A smart contract is a piece of code, usually written in solidity, a language that's native to the Ethereum blockchain. Every smart contract is a batch of code, usually with file names like...

ERC1967UpgradeUpgradeable.sol

ERC721Upgradeable.sol

Initializable.sol, and etc.

Most of these are open-source code, often provided by Open Zeppelin — in fact, many if not all platforms use Open Zeppelin or alternatives as a base for their own code.

A smart contract is the sum of all these code snippets. The more code you deploy on a blockchain, the more gas fees you pay. So to make contracts more effective, all platforms store core logic separately.

This is important, because this is how a platform can change the royalty fee or other core features that creators depend on, all without the express permission of a creator. Knowing which parts are "centralized" and which are baked into your part as a creator is critical.

We can visualize an NFT as having three parts:

  1. Storage (usually IPFS)

  2. Creator contract

  3. Platform logic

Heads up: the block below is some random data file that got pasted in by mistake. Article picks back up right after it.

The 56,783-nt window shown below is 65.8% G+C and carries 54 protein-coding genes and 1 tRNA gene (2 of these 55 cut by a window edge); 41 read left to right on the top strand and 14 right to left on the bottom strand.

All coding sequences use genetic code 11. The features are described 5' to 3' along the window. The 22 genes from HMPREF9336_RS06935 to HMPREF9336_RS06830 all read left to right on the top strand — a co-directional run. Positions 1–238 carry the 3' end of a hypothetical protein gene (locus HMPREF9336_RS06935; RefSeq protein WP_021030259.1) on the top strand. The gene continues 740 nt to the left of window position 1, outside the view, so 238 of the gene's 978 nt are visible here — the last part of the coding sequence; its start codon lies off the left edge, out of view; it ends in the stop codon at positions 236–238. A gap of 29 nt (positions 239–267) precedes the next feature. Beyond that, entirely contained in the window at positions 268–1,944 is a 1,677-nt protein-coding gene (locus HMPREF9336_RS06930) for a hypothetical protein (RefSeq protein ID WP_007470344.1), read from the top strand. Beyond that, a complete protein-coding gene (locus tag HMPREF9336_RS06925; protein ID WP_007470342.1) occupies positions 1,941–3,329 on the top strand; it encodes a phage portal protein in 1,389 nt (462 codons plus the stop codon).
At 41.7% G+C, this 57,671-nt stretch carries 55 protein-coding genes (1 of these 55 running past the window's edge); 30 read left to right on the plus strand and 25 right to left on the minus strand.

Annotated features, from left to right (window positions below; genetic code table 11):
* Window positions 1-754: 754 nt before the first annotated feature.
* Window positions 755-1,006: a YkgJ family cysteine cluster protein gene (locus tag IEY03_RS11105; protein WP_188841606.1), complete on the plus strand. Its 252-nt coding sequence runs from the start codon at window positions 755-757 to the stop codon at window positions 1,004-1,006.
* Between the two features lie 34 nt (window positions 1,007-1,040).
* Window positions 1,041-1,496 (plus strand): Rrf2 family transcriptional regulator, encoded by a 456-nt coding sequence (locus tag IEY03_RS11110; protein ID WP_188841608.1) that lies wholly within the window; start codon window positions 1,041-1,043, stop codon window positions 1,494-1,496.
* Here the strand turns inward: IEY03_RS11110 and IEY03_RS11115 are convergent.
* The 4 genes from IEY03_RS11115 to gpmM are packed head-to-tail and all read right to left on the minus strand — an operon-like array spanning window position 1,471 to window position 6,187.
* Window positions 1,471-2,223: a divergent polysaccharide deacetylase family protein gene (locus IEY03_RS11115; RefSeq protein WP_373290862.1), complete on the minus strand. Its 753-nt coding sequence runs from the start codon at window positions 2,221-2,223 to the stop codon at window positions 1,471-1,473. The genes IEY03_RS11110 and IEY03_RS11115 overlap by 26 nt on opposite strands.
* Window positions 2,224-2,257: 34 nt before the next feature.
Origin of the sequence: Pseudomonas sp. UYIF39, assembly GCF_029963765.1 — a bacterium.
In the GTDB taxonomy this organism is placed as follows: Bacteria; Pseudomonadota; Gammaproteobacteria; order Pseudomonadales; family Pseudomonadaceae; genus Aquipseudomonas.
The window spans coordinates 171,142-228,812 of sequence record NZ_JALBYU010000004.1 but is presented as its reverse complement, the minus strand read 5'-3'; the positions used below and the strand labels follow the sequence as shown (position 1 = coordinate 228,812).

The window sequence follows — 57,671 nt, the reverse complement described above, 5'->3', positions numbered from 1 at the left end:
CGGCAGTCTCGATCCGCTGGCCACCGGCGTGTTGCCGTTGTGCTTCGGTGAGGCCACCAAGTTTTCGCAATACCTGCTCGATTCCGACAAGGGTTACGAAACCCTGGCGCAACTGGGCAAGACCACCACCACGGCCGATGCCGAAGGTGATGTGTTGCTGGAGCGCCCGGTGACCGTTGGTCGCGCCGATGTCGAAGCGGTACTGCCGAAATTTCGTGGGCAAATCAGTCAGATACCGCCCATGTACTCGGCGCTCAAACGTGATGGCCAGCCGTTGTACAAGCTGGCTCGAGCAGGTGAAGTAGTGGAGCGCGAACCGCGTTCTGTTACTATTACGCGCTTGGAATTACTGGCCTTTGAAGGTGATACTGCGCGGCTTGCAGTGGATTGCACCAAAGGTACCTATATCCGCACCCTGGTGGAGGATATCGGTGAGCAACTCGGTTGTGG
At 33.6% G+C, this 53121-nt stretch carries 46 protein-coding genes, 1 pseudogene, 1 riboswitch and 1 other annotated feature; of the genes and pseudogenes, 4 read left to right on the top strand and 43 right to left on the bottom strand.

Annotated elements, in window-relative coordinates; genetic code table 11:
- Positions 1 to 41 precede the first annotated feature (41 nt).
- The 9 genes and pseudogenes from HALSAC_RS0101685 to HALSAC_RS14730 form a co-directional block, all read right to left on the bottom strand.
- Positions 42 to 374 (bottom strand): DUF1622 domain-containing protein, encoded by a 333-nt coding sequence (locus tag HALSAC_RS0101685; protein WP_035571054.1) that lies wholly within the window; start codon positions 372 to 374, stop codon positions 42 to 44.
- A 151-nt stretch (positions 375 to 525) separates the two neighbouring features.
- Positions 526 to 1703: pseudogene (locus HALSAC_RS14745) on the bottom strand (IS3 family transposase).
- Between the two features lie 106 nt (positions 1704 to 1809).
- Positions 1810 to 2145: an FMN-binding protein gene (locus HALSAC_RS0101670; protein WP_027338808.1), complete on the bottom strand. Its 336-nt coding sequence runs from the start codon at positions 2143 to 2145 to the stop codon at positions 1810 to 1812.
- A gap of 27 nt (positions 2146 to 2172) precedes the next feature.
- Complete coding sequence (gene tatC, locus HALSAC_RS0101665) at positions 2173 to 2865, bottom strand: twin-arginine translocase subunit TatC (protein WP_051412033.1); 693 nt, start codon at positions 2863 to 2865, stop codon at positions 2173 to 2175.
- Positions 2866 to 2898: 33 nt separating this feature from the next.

Some of the biggest platforms use centralized storage and content delivery networks (CDN), so it's easy for them to ban/remove accounts. It is crucial to only pick platforms that give you the "keys" to keep your NFTs safe.

So when you mint on Sloika, you will see an IPFS link to your NFTs. Safe this link. You can get a free IPFS-provider account (like Pinata) or IPFS desktop app and “pin” that link. Your computer will act as a server to deliver your content.

Decentralized storage needs to be paid for by platforms, so if the platform/marketplace goes out of business, your NFTs will eventually be broken. You need to have the control over survivability of your NFTs, and pinning an IPFS link is a key to that.

Lastly, all platforms decouple the creator contract from the platform logic, but none of them talk about that. You need to know which parts are local and which are global (ie royalty fee for many platforms is a global switch, so a platform can squeeze creators for profit anytime).

Understanding these aspects and asking under-the-hood questions will help creators to really hold the power over platforms in a meaningful way.

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